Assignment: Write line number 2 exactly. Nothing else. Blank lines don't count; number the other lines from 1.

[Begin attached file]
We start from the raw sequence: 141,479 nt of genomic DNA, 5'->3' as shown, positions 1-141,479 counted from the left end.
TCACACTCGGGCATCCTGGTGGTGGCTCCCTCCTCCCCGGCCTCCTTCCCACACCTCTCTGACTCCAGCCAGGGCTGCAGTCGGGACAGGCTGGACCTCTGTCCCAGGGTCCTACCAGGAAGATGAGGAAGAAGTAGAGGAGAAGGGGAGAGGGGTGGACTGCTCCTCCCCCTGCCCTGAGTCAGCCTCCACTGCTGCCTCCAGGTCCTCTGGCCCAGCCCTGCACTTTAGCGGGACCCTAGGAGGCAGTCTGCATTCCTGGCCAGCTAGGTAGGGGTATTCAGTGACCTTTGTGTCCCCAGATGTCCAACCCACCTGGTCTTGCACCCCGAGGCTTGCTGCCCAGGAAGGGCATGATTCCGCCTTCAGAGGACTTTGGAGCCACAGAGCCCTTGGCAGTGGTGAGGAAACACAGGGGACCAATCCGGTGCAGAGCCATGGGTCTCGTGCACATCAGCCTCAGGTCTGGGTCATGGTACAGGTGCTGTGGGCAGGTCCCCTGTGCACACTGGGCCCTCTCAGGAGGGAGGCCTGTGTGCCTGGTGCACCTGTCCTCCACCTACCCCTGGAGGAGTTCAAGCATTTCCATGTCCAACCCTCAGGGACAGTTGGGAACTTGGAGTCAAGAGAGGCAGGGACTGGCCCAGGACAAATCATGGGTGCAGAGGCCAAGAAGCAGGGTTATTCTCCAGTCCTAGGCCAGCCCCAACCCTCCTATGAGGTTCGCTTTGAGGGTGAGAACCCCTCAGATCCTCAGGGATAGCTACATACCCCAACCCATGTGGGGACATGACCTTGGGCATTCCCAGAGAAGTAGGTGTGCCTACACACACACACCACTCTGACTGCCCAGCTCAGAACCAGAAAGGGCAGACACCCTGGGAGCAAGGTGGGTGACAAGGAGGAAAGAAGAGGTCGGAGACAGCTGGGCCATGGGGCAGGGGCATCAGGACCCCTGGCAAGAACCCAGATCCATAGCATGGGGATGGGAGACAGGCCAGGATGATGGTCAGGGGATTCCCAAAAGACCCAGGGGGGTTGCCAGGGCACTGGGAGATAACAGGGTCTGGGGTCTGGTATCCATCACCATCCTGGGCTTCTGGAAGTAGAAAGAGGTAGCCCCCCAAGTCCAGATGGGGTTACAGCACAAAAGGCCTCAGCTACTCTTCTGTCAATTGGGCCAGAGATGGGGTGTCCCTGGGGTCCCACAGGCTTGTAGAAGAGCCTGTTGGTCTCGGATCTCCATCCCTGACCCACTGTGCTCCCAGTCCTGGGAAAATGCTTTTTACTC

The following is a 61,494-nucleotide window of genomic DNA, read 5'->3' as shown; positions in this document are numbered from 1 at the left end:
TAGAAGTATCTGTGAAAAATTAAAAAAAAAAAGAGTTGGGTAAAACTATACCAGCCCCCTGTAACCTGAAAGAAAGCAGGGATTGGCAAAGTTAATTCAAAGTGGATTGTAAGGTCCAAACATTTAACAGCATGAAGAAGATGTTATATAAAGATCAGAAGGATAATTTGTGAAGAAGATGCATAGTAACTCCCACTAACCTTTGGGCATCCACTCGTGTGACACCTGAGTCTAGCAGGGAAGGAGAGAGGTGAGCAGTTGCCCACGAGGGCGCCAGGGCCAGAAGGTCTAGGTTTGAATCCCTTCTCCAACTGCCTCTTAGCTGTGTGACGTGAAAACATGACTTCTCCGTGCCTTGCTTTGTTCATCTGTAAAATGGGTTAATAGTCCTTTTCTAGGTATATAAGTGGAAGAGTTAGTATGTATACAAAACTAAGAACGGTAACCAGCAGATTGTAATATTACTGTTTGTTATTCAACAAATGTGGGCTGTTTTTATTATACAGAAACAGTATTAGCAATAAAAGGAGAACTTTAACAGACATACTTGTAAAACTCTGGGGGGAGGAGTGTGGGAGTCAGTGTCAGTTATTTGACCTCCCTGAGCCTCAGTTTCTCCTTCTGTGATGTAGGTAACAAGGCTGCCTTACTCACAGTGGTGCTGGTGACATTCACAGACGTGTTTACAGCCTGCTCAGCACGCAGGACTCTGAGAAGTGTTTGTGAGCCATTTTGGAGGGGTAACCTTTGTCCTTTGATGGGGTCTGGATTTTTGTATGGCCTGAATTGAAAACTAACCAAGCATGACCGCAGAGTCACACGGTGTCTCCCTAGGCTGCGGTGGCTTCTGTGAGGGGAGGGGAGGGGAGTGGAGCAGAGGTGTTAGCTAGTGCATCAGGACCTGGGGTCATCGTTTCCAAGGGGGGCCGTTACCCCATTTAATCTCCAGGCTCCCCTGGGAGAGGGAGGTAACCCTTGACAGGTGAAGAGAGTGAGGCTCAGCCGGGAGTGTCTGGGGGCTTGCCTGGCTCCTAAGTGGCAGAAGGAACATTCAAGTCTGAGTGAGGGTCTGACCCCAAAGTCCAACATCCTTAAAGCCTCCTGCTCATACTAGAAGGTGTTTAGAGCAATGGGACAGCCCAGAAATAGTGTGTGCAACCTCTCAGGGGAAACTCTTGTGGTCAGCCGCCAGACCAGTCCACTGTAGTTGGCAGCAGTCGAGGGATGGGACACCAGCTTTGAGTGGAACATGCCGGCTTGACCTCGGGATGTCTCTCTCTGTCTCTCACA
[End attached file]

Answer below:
TCACACTCGGGCATCCTGGTGGTGGCTCCCTCCTCCCCGGCCTCCTTCCCACACCTCTCTGACTCCAGCCAGGGCTGCAGTCGGGACAGGCTGGACCTCTGTCCCAGGGTCCTACCAGGAAGATGAGGAAGAAGTAGAGGAGAAGGGGAGAGGGGTGGACTGCTCCTCCCCCTGCCCTGAGTCAGCCTCCACTGCTGCCTCCAGGTCCTCTGGCCCAGCCCTGCACTTTAGCGGGACCCTAGGAGGCAGTCTGCATTCCTGGCCAGCTAGGTAGGGGTATTCAGTGACCTTTGTGTCCCCAGATGTCCAACCCACCTGGTCTTGCACCCCGAGGCTTGCTGCCCAGGAAGGGCATGATTCCGCCTTCAGAGGACTTTGGAGCCACAGAGCCCTTGGCAGTGGTGAGGAAACACAGGGGACCAATCCGGTGCAGAGCCATGGGTCTCGTGCACATCAGCCTCAGGTCTGGGTCATGGTACAGGTGCTGTGGGCAGGTCCCCTGTGCACACTGGGCCCTCTCAGGAGGGAGGCCTGTGTGCCTGGTGCACCTGTCCTCCACCTACCCCTGGAGGAGTTCAAGCATTTCCATGTCCAACCCTCAGGGACAGTTGGGAACTTGGAGTCAAGAGAGGCAGGGACTGGCCCAGGACAAATCATGGGTGCAGAGGCCAAGAAGCAGGGTTATTCTCCAGTCCTAGGCCAGCCCCAACCCTCCTATGAGGTTCGCTTTGAGGGTGAGAACCCCTCAGATCCTCAGGGATAGCTACATACCCCAACCCATGTGGGGACATGACCTTGGGCATTCCCAGAGAAGTAGGTGTGCCTACACACACACACCACTCTGACTGCCCAGCTCAGAACCAGAAAGGGCAGACACCCTGGGAGCAAGGTGGGTGACAAGGAGGAAAGAAGAGGTCGGAGACAGCTGGGCCATGGGGCAGGGGCATCAGGACCCCTGGCAAGAACCCAGATCCATAGCATGGGGATGGGAGACAGGCCAGGATGATGGTCAGGGGATTCCCAAAAGACCCAGGGGGGTTGCCAGGGCACTGGGAGATAACAGGGTCTGGGGTCTGGTATCCATCACCATCCTGGGCTTCTGGAAGTAGAAAGAGGTAGCCCCCCAAGTCCAGATGGGGTTACAGCACAAAAGGCCTCAGCTACTCTTCTGTCAATTGGGCCAGAGATGGGGTGTCCCTGGGGTCCCACAGGCTTGTAGAAGAGCCTGTTGGTCTCGGATCTCCATCCCTGACCCACTGTGCTCCCAGTCCTGGGAAAATGCTTTTTACTC